This snowy, mountainous environment was created to showcase what you can do with the Landscape and foliage tools in Unreal Engine 4. The terrain is roughly 5km by 5km in size, consisting of tall peaks, winding valleys, frozen lakes and forests made up of thousands of trees.
Shaping the Landscape
The heightmap and layer masks in this scene were created using World Machine, a procedural terrain generation program that can simulate erosion, snowfall and various other effects to help produce a realistic-looking environment.
Once they’d been generated in World Machine, the textures for the terrain’s heightmap and layers were imported into the editor via UE4’s Landscape system. Then, additional sculpting and layer painting was completed using the Landscape tools to adjust certain areas.
The Landscape Mountains material, created by artist Ryan Brucks, was set up to blend between sets of rock, grass and snow textures using Landscape’s layer masks. Several material functions were also created to help the layers blend together more naturally based on texture information, and to reduce the appearance of tiling in the distance.
Clusters of trees and rocks were added using UE4’s foliage tool, which is designed to allow rapid painting of hundreds of meshes onto a surface with randomized ranges for scale, orientation and other settings. The foliage tool can also use a Landscape layer as a mask – for example, if you want certain foliage meshes to only appear on the grass layer on the Landscape, they won’t be placed on areas with rock or snow as you paint over an area.
The other advantage that the foliage system offers is that it uses instanced static meshes, which are automatically grouped into clusters. Each cluster only requires the number of draw calls for a single mesh instead of one for each, reducing rendering cost.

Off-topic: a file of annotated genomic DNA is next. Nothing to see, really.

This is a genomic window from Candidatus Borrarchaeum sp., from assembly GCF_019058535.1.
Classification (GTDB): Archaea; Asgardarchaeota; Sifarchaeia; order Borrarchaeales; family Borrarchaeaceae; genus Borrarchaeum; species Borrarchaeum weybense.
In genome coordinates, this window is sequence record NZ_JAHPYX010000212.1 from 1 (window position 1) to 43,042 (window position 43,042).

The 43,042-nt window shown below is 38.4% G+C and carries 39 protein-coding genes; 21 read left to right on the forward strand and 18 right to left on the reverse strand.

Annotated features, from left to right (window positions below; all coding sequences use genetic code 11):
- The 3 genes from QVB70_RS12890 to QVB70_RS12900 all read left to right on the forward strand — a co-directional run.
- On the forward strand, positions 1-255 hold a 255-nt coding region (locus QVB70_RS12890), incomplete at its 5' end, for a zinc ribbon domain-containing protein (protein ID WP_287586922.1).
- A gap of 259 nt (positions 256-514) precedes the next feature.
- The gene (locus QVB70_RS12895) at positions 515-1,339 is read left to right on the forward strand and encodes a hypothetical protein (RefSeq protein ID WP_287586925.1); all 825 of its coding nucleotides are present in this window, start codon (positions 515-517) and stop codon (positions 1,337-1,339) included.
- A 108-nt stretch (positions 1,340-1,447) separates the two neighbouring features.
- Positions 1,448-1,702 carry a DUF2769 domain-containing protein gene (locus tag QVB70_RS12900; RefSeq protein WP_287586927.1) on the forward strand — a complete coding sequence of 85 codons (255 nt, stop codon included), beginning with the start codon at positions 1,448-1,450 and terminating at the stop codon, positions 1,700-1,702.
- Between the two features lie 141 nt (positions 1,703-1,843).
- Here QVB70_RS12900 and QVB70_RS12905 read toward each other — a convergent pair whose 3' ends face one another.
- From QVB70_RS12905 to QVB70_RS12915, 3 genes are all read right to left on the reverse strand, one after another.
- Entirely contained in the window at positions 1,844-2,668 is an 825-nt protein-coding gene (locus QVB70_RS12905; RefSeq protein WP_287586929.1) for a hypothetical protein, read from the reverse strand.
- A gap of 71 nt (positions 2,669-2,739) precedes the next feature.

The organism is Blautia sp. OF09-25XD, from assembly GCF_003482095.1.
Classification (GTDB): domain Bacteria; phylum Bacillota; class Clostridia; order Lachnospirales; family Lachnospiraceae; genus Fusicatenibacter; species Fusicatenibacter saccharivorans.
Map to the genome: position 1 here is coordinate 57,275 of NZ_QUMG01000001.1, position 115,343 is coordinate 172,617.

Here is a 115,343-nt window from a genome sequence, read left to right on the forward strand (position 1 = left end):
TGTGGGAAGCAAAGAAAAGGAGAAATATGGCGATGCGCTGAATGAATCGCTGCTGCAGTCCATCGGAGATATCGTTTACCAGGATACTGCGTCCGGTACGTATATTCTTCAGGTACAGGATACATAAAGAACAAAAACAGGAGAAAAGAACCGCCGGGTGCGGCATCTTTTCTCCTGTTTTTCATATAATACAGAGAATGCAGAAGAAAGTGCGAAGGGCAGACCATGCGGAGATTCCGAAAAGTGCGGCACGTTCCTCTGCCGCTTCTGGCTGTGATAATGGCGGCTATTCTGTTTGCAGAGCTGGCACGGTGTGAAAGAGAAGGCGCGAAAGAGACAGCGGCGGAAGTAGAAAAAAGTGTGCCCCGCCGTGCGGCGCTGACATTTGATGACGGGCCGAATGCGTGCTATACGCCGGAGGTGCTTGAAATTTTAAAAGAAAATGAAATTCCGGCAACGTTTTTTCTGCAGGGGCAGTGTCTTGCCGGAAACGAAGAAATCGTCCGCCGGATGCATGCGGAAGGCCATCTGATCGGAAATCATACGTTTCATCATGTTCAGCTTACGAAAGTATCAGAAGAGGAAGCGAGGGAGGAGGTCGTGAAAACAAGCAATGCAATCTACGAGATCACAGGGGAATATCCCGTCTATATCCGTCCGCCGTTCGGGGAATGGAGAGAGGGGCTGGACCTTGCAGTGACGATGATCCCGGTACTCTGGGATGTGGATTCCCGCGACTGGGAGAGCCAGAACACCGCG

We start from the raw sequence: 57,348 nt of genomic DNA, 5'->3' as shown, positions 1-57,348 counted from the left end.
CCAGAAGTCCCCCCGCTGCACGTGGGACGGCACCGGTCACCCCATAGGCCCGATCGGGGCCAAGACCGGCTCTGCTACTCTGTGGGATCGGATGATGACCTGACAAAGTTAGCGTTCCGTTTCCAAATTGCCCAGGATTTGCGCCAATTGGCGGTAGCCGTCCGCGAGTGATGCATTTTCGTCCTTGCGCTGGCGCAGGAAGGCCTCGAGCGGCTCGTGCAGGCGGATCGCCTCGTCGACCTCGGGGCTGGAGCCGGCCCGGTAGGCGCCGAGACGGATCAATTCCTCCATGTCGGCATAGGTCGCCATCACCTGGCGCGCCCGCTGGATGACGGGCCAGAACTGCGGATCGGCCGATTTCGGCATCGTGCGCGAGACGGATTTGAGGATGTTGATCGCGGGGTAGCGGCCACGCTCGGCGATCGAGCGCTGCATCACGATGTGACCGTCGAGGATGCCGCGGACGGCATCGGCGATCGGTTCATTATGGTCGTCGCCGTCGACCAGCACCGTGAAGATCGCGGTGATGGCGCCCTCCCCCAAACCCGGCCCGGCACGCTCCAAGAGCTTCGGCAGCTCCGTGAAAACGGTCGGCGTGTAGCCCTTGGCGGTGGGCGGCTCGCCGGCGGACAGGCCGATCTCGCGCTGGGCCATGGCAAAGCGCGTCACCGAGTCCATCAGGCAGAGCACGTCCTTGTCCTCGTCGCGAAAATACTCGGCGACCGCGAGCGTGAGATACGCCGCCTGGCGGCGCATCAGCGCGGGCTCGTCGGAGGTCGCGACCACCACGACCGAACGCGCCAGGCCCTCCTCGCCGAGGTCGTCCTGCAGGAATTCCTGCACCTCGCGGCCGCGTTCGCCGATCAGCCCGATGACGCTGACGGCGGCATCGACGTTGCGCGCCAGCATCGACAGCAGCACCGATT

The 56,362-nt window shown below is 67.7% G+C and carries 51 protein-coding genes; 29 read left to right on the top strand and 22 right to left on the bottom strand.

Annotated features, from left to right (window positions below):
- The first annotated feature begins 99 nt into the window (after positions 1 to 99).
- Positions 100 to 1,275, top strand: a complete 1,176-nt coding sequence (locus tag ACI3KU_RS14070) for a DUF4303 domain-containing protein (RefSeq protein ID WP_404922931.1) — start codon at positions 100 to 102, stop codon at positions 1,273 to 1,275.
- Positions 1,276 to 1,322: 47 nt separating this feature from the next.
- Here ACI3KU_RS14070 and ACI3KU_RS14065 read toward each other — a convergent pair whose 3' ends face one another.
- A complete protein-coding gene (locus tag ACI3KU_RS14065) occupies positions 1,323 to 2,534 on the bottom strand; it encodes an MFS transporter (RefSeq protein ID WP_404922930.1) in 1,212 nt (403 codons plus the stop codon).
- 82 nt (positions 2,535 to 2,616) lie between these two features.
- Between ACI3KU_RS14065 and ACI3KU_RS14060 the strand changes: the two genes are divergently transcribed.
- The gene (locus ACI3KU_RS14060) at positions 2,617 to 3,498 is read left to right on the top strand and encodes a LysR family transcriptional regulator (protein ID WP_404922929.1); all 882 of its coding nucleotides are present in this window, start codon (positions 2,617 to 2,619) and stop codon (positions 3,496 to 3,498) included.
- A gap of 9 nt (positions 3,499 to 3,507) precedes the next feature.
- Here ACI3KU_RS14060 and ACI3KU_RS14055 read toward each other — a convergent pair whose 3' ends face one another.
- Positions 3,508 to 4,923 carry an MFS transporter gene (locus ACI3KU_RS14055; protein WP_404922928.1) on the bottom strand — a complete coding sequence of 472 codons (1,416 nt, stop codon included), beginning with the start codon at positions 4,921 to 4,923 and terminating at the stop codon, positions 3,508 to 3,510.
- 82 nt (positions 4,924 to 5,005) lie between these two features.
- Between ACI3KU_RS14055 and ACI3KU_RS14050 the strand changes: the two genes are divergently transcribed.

In this case, further optimization was achieved by setting up LODs for the tree meshes, with the least detailed LOD mesh being a flat billboard. These features enabled me to create relatively dense forests that are very cheap to render when viewed from far away.
The billboard mesh for the trees is actually a thin strip consisting of just two triangles which are stretched out to a specified width using the “SplineThicken” material function. This function enables the billboards to always face the camera while maintaining their orientation along the axis of the spline, staying upright when viewed from above. In the image above, you can see that the distant trees appear as thin lines in wireframe mode.
Exploring the Landscape
Finally, I wanted to provide a fun way explore Landscape Mountains, so I put together a hang glider Blueprint. The hang glider can be flown freely around the environment, gaining speed when swooping downwards and slowing down again when climbing. To add a bit of a challenge, I also added glowing rings that provide a brief speed boost when flown through. Using the rings and a bit of skilled flying, it’s possible to reach some impressive altitudes.
We hope everyone is enjoying this new sample with the release of Unreal Engine 4.4. Feel free to leave any feedback or questions in the comments here.